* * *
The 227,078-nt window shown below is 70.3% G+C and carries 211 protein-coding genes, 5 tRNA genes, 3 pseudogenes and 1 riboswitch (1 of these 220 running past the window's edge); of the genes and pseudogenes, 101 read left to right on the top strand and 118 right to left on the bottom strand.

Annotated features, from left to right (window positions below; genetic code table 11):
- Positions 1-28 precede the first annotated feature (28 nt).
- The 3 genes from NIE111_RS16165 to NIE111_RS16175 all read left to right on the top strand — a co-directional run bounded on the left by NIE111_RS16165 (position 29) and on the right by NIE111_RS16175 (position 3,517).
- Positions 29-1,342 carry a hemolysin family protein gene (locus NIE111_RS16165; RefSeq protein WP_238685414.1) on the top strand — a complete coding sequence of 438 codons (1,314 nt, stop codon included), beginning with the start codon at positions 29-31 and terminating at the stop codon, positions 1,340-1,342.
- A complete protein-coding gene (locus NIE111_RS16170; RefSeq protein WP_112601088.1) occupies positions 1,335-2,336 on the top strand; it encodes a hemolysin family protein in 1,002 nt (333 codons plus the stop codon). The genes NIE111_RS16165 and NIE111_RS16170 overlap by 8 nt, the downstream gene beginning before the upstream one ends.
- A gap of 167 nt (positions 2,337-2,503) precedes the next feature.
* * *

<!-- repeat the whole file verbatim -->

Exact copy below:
The 227,078-nt window shown below is 70.3% G+C and carries 211 protein-coding genes, 5 tRNA genes, 3 pseudogenes and 1 riboswitch (1 of these 220 running past the window's edge); of the genes and pseudogenes, 101 read left to right on the top strand and 118 right to left on the bottom strand.

Annotated features, from left to right (window positions below; genetic code table 11):
- Positions 1-28 precede the first annotated feature (28 nt).
- The 3 genes from NIE111_RS16165 to NIE111_RS16175 all read left to right on the top strand — a co-directional run bounded on the left by NIE111_RS16165 (position 29) and on the right by NIE111_RS16175 (position 3,517).
- Positions 29-1,342 carry a hemolysin family protein gene (locus NIE111_RS16165; RefSeq protein WP_238685414.1) on the top strand — a complete coding sequence of 438 codons (1,314 nt, stop codon included), beginning with the start codon at positions 29-31 and terminating at the stop codon, positions 1,340-1,342.
- A complete protein-coding gene (locus NIE111_RS16170; RefSeq protein WP_112601088.1) occupies positions 1,335-2,336 on the top strand; it encodes a hemolysin family protein in 1,002 nt (333 codons plus the stop codon). The genes NIE111_RS16165 and NIE111_RS16170 overlap by 8 nt, the downstream gene beginning before the upstream one ends.
- A gap of 167 nt (positions 2,337-2,503) precedes the next feature.